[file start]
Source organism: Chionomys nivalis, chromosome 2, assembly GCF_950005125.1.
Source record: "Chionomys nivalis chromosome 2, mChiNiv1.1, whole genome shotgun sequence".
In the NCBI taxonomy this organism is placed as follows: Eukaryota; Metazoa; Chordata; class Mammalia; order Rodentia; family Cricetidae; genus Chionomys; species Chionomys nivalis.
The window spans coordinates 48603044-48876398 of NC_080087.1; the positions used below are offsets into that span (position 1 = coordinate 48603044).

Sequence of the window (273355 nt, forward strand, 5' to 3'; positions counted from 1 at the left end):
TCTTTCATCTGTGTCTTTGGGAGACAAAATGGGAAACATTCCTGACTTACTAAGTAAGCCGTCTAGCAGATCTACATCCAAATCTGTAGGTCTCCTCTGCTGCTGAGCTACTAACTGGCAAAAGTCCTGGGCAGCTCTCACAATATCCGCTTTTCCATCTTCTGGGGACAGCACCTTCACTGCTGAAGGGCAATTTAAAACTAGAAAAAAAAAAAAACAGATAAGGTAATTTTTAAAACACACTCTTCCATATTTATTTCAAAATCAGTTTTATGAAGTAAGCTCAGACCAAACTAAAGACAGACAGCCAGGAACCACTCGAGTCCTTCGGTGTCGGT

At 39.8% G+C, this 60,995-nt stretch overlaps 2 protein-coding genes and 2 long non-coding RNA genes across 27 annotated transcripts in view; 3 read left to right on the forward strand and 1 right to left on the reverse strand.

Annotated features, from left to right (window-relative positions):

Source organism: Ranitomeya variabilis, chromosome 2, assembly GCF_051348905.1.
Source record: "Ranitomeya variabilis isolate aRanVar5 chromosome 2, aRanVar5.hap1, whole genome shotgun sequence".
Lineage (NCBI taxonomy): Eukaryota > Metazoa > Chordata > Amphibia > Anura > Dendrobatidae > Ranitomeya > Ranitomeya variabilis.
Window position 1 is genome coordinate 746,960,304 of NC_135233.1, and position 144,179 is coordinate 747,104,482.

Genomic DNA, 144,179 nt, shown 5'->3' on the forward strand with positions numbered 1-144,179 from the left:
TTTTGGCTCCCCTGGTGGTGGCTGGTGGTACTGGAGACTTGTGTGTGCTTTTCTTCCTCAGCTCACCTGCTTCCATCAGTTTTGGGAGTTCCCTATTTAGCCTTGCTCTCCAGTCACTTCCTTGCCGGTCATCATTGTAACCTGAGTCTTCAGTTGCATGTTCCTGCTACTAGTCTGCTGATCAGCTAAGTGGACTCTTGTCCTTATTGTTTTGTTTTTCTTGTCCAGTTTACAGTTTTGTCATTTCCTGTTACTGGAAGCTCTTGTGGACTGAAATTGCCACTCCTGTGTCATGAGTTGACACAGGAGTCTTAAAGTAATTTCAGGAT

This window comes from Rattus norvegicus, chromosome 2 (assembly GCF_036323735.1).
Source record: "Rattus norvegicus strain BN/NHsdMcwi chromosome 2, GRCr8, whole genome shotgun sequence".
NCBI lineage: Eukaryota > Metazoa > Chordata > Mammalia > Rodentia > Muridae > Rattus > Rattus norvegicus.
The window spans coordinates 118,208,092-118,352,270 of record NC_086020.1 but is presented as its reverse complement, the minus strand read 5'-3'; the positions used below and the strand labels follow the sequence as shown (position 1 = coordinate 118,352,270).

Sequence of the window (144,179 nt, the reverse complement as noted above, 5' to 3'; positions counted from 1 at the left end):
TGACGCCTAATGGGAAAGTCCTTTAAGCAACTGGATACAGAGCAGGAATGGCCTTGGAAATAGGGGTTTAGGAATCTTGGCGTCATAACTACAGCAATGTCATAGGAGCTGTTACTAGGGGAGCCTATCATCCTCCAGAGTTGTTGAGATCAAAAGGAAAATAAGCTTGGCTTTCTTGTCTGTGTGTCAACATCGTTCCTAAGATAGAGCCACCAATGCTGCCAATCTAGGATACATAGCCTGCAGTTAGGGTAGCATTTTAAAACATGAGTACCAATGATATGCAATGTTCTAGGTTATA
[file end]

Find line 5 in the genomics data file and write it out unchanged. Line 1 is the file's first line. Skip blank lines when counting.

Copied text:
Sequence of the window (273355 nt, forward strand, 5' to 3'; positions counted from 1 at the left end):